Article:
Measuring impact of Ukraine crisis on European economy
A sunflower stands in front of the Euro sculpture in Frankfurt, Germany, Thursday, July 5, 2012. (AP / Michael Probst)
Pan Pylas, The Associated Press
Published Wednesday, September 3, 2014 12:35PM EDT
LONDON -- On the day that the outlook for the European economy may have become a bit brighter amid hopes of a ceasefire in eastern Ukraine, a closely watched survey Wednesday showed the extent to which the crisis in the country has weighed on business confidence across the continent.
In its monthly survey, financial information company Markit highlighted tensions in Ukraine for a sharp fall in its gauge of business activity for the 18-country eurozone.
Its purchasing managers' index, which collates figures from the manufacturing and services sectors, fell to 52.5 points in August from July's 3-month high of 53.8. Though it remains above the 50 threshold that signals growth, the indicator is at its lowest level this year and below the preliminary estimate of 52.8.
"Tensions in Ukraine are clearly having an impact on confidence, subduing business spending and investment," said Chris Williamson, Markit's chief economist.
Separately Wednesday, the European Union's statistics office, Eurostat, said eurozone retail sales fell by a monthly 0.4 per cent in July.
The figures echo a raft of recent findings that any momentum that the eurozone economy may have been showing earlier in the year came to a halt this summer. In the second quarter, the economy posted flat growth, raising fears of an unprecedented triple-dip recession.
The hope in Europe is now that the geopolitical tensions that have been hobbling Europe's economy will ebb following a day of fast-paced developments.
First, Ukraine President Petro Poroshenko announced that a ceasefire for eastern Ukraine had been agreed on with Russian President Vladimir Putin. Putin then issued his own peace plan, calling on the Russian-backed insurgents there to "stop advancing" and urging Ukraine to withdraw its troops from the region.
Though details were sketchy and there was no immediate indication that the fighting would stop, investors around Europe responded positively to the news. The Stoxx 50 index of leading European shares was up 0.9 per cent, while Germany's DAX spiked 1.3 per cent. Unsurprisingly, Russia's RTS index was the standout performer, trading 5.6 per cent higher.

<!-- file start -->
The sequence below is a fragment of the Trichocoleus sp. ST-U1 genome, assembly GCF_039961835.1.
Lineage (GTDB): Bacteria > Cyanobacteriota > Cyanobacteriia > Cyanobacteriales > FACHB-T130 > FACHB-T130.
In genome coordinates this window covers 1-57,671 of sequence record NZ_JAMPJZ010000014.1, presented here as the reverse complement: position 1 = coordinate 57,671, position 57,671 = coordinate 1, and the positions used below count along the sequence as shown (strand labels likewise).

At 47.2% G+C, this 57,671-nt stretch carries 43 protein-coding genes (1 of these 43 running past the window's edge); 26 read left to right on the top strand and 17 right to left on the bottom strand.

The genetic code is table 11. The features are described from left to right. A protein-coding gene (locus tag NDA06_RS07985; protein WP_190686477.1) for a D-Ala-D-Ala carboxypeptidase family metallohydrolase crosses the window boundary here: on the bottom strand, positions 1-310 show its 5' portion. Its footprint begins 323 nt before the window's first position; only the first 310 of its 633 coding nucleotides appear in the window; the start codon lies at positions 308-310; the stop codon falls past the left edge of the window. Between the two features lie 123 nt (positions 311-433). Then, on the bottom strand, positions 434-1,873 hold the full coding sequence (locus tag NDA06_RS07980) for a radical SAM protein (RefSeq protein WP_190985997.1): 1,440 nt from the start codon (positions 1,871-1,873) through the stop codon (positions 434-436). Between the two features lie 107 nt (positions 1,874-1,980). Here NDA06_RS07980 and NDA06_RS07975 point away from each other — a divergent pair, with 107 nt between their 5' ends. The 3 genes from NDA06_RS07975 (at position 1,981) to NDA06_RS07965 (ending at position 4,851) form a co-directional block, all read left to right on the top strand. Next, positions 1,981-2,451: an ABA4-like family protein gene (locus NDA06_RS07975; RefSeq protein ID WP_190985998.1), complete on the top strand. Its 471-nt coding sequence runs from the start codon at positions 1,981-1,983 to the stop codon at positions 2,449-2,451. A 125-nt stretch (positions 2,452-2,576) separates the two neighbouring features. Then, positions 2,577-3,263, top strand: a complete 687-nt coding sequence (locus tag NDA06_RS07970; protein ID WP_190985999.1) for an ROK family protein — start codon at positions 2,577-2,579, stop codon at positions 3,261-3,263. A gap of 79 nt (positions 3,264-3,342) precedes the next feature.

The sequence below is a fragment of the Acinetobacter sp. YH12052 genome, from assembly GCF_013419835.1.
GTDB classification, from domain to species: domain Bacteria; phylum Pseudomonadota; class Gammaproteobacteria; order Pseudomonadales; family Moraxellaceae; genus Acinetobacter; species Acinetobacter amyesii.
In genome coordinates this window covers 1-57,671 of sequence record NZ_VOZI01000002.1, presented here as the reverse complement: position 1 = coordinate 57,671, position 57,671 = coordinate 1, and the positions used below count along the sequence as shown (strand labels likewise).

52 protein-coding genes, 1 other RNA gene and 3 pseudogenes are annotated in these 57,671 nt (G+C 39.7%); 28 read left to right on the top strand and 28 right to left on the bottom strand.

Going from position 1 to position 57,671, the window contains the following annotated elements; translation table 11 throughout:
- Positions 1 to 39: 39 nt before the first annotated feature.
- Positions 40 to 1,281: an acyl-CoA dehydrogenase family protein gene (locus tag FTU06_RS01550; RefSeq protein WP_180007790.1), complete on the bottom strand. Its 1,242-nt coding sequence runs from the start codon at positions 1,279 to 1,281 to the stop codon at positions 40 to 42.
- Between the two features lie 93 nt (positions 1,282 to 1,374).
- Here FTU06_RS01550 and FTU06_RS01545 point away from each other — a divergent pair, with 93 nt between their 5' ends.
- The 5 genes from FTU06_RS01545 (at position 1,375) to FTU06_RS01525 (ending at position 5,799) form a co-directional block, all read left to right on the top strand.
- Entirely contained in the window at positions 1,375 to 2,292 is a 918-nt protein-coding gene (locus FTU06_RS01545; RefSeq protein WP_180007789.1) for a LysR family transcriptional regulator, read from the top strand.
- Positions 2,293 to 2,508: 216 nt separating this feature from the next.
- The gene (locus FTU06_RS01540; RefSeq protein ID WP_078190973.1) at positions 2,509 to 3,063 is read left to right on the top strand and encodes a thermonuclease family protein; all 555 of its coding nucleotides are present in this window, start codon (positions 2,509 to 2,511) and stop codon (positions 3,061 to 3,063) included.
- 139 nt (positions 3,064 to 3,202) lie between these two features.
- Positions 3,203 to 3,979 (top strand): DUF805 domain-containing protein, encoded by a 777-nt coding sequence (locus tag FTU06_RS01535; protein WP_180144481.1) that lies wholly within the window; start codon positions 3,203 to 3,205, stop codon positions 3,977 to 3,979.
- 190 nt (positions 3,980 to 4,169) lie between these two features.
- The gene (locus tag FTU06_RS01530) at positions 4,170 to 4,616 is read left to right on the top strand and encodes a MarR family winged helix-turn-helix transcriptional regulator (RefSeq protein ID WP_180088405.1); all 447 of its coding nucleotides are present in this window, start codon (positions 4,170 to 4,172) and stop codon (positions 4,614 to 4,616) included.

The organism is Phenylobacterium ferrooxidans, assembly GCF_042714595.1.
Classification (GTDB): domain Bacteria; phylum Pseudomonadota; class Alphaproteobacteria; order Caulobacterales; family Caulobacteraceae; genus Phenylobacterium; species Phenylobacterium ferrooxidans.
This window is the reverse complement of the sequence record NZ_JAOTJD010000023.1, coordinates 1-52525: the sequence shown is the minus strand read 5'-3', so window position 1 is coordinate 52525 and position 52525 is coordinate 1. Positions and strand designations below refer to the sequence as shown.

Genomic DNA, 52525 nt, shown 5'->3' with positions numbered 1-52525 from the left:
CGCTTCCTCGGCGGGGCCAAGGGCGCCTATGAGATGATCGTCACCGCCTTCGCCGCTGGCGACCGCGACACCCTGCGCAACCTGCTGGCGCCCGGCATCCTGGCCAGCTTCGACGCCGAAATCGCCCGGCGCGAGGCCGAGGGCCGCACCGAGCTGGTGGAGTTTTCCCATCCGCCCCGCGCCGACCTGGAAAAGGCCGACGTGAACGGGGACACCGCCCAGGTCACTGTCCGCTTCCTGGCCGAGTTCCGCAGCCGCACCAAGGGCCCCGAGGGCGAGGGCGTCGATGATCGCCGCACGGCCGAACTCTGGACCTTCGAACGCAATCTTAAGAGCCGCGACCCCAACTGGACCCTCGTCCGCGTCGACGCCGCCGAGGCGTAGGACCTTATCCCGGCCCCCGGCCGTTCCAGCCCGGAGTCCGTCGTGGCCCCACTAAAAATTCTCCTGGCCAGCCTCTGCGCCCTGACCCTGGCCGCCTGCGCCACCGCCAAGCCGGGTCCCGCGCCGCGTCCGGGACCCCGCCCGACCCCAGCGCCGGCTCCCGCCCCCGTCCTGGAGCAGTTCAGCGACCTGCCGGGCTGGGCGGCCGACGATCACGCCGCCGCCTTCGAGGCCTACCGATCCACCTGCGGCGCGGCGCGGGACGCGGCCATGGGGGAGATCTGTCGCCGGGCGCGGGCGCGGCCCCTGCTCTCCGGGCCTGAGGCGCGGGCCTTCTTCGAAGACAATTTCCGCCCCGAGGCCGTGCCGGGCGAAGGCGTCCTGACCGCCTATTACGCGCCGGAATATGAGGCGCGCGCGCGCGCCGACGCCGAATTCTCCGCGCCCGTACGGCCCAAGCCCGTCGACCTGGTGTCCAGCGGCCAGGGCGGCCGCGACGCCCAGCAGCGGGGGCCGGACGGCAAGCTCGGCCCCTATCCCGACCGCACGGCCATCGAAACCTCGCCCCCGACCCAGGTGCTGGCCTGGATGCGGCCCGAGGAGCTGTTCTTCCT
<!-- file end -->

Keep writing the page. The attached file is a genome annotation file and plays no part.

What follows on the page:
"Reports of a ceasefire in eastern Ukraine have been welcomed with open arms by the markets following months of growing tensions between Russia and the West that has resulted in painful economic sanctions being applied by both sides," said Craig Erlam, market analyst at Alpari.
Germany's economy, Europe's biggest, has been one of the most affected by the tensions over Ukraine. Germany has a big trading relationship with Russia that has been threatened by the tit-for-tat sanctions between Moscow and the European Union.
It's unclear whether the ceasefire agreement will have any bearing on Thursday's monthly meeting of the European Central Bank. There are some expectations in the markets that the ECB, headed by President Mario Draghi, may back further measures to stimulate the ailing eurozone economy. There's even been talk that it could back a Federal Reserve-style program to inject new money into the economy.
Markit's Williamson said it's "likely to be too early" to see anything other than stronger rhetoric from the ECB as far as a stimulus is concerned, especially as the firm's survey is pointing to strong growth in Ireland and Spain, two of the countries at the forefront of the region's debt crisis.
He said the impressive performances of the two will likely encourage Draghi to "stress that recoveries in other countries are being held back by the lack of successful structural reforms rather than a lack of central bank stimulus."